She shuddered again; she would listen no further. With dizzy brain she fled into the dining-room, but it was deserted, save that Monsieur Letellier sat on a chair, peacefully sleeping. Henri had followed her, and had the hardihood to seize her wrists even at the risk of a scandal, his face convulsed with such passion that she trembled before him. And he still repeated the words:
"I love you! I love you!"
"Leave me," she murmured faintly. "You are mad—"
And, close by, the dancing still went on, with the trampling of tiny feet. Blanche Berthier's bells could be heard ringing in unison with the softer notes of the piano; Madame Deberle and Pauline were clapping their hands, by way of beating time. It was a polka, and Helene caught a glimpse of Jeanne and Lucien, as they passed by smiling, with arms clasped round each other.
But with a sudden jerk she freed herself and fled to an adjacent room —a pantry into which streamed the daylight. That sudden brightness blinded her. She was terror-stricken—she dared not return to the drawing-room with the tale of passion written so legibly on her face. So, hastily crossing the garden, she climbed to her own home, the noises of the ball-room still ringing in her ears.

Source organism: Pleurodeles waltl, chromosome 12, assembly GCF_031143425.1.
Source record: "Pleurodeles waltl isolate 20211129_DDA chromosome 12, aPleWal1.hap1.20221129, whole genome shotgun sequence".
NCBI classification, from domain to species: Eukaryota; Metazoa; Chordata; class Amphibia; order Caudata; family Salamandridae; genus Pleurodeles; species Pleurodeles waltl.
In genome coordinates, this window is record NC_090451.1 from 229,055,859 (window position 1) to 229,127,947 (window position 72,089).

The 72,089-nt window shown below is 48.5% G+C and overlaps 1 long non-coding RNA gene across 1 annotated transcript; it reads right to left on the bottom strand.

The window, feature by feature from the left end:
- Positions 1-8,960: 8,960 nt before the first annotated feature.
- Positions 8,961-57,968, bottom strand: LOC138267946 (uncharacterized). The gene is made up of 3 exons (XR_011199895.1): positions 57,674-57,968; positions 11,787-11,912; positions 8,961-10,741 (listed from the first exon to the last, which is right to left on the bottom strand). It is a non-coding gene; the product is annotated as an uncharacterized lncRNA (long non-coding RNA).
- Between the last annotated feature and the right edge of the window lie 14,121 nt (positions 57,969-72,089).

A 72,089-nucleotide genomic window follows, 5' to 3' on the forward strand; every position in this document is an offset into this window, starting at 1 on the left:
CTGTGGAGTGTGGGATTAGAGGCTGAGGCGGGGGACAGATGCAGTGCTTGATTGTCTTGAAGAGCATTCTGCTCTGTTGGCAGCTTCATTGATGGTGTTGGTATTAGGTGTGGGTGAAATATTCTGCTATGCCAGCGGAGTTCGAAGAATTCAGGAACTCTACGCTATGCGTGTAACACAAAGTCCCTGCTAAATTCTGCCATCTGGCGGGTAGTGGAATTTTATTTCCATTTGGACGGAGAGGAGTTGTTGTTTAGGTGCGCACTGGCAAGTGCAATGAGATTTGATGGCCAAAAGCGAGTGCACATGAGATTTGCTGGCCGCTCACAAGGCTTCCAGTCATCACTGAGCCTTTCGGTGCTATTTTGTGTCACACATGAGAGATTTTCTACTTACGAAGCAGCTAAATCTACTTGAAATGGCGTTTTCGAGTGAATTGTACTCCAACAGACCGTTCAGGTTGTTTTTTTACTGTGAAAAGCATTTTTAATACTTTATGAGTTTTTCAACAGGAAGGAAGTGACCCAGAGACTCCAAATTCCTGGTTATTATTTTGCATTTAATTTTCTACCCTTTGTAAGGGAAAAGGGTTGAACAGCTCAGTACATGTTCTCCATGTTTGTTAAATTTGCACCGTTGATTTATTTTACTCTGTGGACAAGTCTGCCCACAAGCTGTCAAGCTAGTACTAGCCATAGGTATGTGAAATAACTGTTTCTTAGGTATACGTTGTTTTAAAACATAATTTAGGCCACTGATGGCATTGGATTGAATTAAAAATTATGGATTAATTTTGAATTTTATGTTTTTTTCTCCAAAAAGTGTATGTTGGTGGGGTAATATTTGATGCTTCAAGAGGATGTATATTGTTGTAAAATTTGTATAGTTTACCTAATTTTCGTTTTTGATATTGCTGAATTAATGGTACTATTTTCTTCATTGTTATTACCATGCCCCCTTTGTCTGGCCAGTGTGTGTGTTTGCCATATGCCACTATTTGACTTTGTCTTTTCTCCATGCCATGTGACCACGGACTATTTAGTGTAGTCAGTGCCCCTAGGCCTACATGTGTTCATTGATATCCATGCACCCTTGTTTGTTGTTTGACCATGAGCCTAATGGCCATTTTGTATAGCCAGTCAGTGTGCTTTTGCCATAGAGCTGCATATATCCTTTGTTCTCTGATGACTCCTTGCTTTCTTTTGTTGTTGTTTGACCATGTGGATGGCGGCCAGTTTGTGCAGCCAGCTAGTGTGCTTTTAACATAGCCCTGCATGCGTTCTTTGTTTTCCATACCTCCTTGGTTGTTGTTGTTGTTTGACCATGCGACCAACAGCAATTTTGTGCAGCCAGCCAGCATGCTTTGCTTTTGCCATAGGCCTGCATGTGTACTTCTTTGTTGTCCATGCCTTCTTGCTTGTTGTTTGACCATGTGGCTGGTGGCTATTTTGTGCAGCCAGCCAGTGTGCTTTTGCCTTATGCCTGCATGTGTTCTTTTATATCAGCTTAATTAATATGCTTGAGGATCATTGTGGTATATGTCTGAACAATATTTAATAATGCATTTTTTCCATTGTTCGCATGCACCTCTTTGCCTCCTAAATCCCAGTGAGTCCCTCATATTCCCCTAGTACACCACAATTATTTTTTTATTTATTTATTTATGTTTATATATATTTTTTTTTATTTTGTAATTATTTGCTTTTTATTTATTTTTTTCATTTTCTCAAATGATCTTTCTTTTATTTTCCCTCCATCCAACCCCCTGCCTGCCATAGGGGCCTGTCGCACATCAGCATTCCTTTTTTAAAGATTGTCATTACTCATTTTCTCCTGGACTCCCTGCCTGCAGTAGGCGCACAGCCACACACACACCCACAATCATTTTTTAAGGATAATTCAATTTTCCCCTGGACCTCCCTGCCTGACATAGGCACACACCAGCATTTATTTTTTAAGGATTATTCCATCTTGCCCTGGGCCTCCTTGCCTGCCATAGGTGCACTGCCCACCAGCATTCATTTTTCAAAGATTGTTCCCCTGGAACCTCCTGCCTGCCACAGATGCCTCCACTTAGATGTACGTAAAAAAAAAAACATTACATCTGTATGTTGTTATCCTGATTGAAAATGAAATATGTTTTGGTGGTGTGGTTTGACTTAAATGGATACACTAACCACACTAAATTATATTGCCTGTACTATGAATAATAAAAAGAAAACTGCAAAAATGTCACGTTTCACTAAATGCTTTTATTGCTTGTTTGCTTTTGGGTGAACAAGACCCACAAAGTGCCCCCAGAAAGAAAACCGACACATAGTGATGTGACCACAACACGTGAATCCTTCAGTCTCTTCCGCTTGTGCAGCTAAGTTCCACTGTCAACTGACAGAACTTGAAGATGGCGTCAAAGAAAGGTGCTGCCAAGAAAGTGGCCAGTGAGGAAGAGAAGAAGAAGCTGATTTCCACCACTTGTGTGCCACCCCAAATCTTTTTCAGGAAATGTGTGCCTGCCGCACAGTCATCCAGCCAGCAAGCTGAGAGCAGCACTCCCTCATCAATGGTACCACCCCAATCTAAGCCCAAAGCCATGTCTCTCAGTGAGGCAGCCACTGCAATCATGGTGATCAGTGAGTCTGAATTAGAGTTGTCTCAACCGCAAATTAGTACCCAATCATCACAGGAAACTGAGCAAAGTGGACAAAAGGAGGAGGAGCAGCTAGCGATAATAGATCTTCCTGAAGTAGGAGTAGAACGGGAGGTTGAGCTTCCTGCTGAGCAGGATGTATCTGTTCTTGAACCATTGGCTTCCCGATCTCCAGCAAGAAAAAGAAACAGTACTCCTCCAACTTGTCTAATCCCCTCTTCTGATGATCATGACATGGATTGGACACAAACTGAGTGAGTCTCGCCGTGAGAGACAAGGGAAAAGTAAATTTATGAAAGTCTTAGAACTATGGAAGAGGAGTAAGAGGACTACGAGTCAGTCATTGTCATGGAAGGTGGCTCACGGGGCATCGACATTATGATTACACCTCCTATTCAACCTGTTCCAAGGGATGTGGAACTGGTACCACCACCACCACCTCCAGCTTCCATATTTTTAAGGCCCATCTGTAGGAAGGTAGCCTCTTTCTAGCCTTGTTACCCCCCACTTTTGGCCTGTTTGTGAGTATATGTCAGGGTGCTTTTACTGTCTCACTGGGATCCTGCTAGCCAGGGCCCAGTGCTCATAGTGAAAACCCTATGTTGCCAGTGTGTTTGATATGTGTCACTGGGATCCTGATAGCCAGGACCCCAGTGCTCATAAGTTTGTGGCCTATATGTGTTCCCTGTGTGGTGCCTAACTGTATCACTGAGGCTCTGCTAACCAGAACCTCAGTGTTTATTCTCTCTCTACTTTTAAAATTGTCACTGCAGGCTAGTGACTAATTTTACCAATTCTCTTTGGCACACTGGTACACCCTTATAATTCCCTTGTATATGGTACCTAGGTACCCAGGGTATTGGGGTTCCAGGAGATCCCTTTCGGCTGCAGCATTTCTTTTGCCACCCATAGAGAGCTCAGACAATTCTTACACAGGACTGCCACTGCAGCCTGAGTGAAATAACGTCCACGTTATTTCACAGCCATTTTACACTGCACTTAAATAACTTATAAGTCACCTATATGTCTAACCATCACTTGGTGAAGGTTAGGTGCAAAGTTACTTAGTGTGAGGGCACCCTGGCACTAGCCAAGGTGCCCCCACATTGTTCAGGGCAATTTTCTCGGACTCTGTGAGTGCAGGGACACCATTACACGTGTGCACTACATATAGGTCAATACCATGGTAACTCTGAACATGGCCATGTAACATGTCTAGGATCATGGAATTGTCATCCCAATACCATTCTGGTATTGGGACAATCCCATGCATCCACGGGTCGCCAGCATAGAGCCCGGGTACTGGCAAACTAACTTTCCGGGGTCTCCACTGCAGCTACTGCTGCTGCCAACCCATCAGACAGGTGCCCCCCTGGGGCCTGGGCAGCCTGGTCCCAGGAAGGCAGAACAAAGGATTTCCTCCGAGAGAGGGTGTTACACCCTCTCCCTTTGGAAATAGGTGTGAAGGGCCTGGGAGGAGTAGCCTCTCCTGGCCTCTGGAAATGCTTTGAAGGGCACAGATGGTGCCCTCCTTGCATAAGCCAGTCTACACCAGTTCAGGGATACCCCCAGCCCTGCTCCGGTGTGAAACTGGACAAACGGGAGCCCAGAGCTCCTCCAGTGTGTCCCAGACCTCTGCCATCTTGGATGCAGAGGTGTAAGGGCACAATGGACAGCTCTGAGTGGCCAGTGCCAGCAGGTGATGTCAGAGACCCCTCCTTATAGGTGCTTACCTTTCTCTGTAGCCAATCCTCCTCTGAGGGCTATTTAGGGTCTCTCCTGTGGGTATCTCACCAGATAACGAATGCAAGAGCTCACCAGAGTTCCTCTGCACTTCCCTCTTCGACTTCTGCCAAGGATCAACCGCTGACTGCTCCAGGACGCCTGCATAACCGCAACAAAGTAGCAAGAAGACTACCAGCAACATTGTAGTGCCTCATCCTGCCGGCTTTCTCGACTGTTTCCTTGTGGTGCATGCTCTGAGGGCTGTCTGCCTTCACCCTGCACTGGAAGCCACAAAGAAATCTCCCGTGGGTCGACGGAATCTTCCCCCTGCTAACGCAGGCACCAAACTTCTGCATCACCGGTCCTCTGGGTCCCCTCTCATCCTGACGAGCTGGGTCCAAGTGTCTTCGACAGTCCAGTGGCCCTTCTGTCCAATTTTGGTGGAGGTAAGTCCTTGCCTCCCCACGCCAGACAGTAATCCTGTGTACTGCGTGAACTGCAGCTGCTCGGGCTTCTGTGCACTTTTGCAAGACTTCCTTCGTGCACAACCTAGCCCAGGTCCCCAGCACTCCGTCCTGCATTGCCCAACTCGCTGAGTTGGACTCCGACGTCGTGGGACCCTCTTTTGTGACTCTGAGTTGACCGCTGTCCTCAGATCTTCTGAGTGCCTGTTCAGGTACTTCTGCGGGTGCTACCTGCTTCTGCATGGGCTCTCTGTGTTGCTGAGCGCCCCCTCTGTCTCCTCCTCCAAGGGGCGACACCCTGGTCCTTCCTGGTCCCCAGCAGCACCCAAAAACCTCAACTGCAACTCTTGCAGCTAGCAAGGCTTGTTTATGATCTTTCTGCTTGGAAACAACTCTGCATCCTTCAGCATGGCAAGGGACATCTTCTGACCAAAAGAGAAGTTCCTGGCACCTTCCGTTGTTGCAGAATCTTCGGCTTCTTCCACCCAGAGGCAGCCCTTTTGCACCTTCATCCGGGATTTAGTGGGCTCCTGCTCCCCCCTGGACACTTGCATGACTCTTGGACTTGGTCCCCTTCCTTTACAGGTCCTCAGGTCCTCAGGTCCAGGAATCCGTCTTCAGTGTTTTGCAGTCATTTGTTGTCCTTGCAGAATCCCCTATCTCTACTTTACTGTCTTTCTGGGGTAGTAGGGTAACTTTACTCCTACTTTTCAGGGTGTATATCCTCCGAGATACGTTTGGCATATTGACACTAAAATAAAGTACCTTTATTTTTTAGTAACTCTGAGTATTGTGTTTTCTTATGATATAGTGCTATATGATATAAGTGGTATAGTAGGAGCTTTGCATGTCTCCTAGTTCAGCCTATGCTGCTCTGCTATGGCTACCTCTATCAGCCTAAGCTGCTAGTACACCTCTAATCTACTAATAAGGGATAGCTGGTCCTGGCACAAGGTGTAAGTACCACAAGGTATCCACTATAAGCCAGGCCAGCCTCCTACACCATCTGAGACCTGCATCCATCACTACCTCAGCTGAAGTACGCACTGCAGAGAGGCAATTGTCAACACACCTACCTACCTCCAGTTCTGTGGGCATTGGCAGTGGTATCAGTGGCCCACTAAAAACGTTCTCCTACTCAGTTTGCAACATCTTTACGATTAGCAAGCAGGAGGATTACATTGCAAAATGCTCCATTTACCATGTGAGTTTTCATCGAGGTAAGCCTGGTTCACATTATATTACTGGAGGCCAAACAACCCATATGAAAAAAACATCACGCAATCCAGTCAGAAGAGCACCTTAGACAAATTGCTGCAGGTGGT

Upstairs, in her own room, in the peaceful, convent-like atmosphere she found there, Helene experienced a feeling of suffocation. Her room astonished her, so calm, so secluded, so drowsy did it seem with its blue velvet hangings, while she came to it hotly panting with the emotion which thrilled her. Was this indeed her room, this dreary, lifeless nook, devoid of air? Hastily she threw open a window, and leaned out to gaze on Paris.
The rain had ceased, and the clouds were trooping off like some herd of monsters hurrying in disorderly array into the gloom of the horizon. A blue gap, that grew larger by degrees, had opened up above the city. But Helene, her elbows trembling on the window-rail, still breathless from her hasty ascent, saw nothing, and merely heard her heart beating against her swelling breast. She drew a long breath, but it seemed to her that the spreading valley with its river, its two millions of people, its immense city, its distant hills, could not hold air enough to enable her to breathe peacefully and regularly again.